Abstract : BACKGROUND: Clinical reports suggest that rather than directly driving cocaine use, stress may create a biological context within which other triggers for drug use become more potent. We hypothesize that stress-induced increases in corticosterone "set the stage" for relapse by promoting endocannabinoid-induced attenuation of inhibitory transmission in the prelimbic cortex (PL). METHODS: We have established a rat model for these stage-setting effects of stress. In this model, neither a stressor (electric footshock) nor stress-level corticosterone treatment alone reinstates cocaine seeking following self-administration and extinction, but each treatment potentiates reinstatement in response to an otherwise subthreshold cocaine priming dose (2.5 mg/kg, intraperitoneal). The contributions of endocannabinoid signaling in the PL to the effects of stress-level corticosterone on PL neurotransmission and cocaine seeking were determined using intra-PL microinfusions. Endocannabinoid-dependent effects of corticosterone on inhibitory synaptic transmission in the rat PL were determined using whole-cell recordings in layer V pyramidal neurons. RESULTS: Corticosterone application attenuated inhibitory synaptic transmission in the PL via cannabinoid receptor type 1 (CB1R)- and 2-arachidonoylglycerol-dependent inhibition of gamma-aminobutyric acid release without altering postsynaptic responses. The ability of systemic stress-level corticosterone treatment to potentiate cocaine-primed reinstatement was recapitulated by intra-PL injection of corticosterone, the CB1R agonist WIN 55,212-2, or the monoacylglycerol lipase inhibitor URB602. Corticosterone effects on reinstatement were attenuated by intra-PL injections of either the CB1R antagonist, AM251, or the diacylglycerol lipase inhibitor, DO34. CONCLUSIONS: These findings suggest that stress-induced increases in corticosterone promote cocaine seeking by mobilizing 2-arachidonoylglycerol in the PL, resulting in CB1R-mediated attenuation of inhibitory transmission in this brain region.
ESTHER : McReynolds_2018_Biol.Psychiatry_84_85
PubMedSearch : McReynolds_2018_Biol.Psychiatry_84_85
PubMedID: 29100630

Title : Investigation of Diacylglycerol Lipase Alpha Inhibition in the Mouse Lipopolysaccharide Inflammatory Pain Model - Wilkerson_2017_J.Pharmacol.Exp.Ther_363_394
Author(s) : Wilkerson JL , Donvito G , Grim TW , Abdullah RA , Ogasawara D , Cravatt BF , Lichtman AH
Ref : Journal of Pharmacology & Experimental Therapeutics , 363 :394 , 2017
Abstract : Diacylglycerol lipase (DAGL) alpha and beta, the major biosynthetic enzymes of the endogenous cannabinoid (endocannabinoid) 2-arachidonylglycerol (2-AG), are highly expressed in the nervous system and immune system, respectively. Genetic deletion or pharmacological inhibition of DAGL-beta protects against lipopolysaccharide (LPS)-induced inflammatory responses in mouse peritoneal macrophages and reverses LPS-induced allodynia in mice. To gain insight into the contribution of DAGL-alpha in LPS-induced allodynia, we tested global knockout mice as well as DO34, a dual DAGL-alpha/beta inhibitor. Intraperitoneal administration of DO34 (30 mg/kg) significantly decreased whole-brain levels of 2-AG ( approximately 83%), anandamide ( approximately 42%), and arachidonic acid ( approximately 58%). DO34 dose-dependently reversed mechanical and cold allodynia, and these antinociceptive effects did not undergo tolerance after 6 days of repeated administration. In contrast, DO34 lacked acute thermal antinociceptive, motor, and hypothermal pharmacological effects in naive mice. As previously reported, DAGL-beta (-/-) mice displayed a protective phenotype from LPS-induced allodynia. However, DAGL-alpha (-/-) mice showed full allodynic responses, similar to their wild-type littermates. Interestingly, DO34 (30 mg/kg) fully reversed LPS-induced allodynia in DAGL-alpha (+/+) and (-/-) mice, but did not affect the antinociceptive phenotype of DAGL-beta (-/-) mice in this model, indicating a DAGL-alpha-independent site of action. These findings suggest that DAGL-alpha and DAGL-beta play distinct roles in LPS-induced nociception. Whereas DAGL-alpha appears to be dispensable for the development and expression of LPS-induced nociception, DAGL-beta inhibition represents a promising strategy to treat inflammatory pain.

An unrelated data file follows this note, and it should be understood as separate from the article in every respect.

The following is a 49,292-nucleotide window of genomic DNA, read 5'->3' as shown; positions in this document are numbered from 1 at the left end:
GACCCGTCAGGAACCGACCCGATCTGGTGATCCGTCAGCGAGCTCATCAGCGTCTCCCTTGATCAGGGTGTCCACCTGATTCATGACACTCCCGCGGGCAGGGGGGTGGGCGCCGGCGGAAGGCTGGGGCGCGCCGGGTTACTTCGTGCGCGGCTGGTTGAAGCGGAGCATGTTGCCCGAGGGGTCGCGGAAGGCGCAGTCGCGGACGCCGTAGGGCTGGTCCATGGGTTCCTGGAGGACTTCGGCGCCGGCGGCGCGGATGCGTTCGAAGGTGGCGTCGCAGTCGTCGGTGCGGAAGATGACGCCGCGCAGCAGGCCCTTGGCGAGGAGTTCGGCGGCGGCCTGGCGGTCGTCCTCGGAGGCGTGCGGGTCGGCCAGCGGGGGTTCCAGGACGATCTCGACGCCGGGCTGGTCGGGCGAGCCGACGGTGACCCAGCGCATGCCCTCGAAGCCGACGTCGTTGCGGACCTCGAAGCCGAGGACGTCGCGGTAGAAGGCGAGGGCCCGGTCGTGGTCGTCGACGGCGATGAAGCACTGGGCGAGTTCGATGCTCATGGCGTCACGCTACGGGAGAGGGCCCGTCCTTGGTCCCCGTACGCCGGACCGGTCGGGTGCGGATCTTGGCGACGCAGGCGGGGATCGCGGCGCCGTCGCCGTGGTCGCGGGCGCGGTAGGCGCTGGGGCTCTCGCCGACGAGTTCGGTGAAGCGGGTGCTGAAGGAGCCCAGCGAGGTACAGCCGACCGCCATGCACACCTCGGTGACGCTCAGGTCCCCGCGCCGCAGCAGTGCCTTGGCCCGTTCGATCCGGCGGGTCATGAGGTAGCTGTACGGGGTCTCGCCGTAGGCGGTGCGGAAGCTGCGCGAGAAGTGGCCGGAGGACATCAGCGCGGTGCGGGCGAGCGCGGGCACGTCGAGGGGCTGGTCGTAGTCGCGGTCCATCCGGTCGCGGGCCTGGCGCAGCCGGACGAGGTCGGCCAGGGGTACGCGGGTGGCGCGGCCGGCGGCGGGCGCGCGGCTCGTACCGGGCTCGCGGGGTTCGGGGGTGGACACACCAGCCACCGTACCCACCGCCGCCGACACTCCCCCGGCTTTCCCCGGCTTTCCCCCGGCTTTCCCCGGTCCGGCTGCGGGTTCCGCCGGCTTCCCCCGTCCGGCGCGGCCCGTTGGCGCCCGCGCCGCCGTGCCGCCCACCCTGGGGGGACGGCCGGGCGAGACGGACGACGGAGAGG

ESTHER : Wilkerson_2017_J.Pharmacol.Exp.Ther_363_394
PubMedSearch : Wilkerson_2017_J.Pharmacol.Exp.Ther_363_394
PubMedID: 28970359
Gene_locus related to this paper: mouse-q6wqj1

Title : Triazole Ureas Act as Diacylglycerol Lipase Inhibitors and Prevent Fasting-Induced Refeeding - Deng_2017_J.Med.Chem_60_428
Author(s) : Deng H , Kooijman S , van den Nieuwendijk AM , Ogasawara D , van der Wel T , van Dalen F , Baggelaar MP , Janssen FJ , van den Berg RJ , den Dulk H , Cravatt BF , Overkleeft HS , Rensen PC , van der Stelt M
Ref : Journal of Medicinal Chemistry , 60 :428 , 2017
Abstract : Triazole ureas constitute a versatile class of irreversible inhibitors that target serine hydrolases in both cells and animal models. We have previously reported that triazole ureas can act as selective and CNS-active inhibitors for diacylglycerol lipases (DAGLs), enzymes responsible for the biosynthesis of 2-arachidonoylglycerol (2-AG) that activates cannabinoid CB1 receptor. Here, we report the enantio- and diastereoselective synthesis and structure-activity relationship studies. We found that 2,4-substituted triazole ureas with a biphenylmethanol group provided the most optimal scaffold. Introduction of a chiral ether substituent on the 5-position of the piperidine ring provided ultrapotent inhibitor 38 (DH376) with picomolar activity. Compound 38 temporarily reduces fasting-induced refeeding of mice, thereby emulating the effect of cannabinoid CB1-receptor inverse agonists. This was mirrored by 39 (DO34) but also by the negative control compound 40 (DO53) (which does not inhibit DAGL), which indicates the triazole ureas may affect the energy balance in mice through multiple molecular targets.
ESTHER : Deng_2017_J.Med.Chem_60_428
PubMedSearch : Deng_2017_J.Med.Chem_60_428
PubMedID: 27992221

Title : Activity-based protein profiling reveals off-target proteins of the FAAH inhibitor BIA 10-2474 - van Esbroeck_2017_Science_356_1084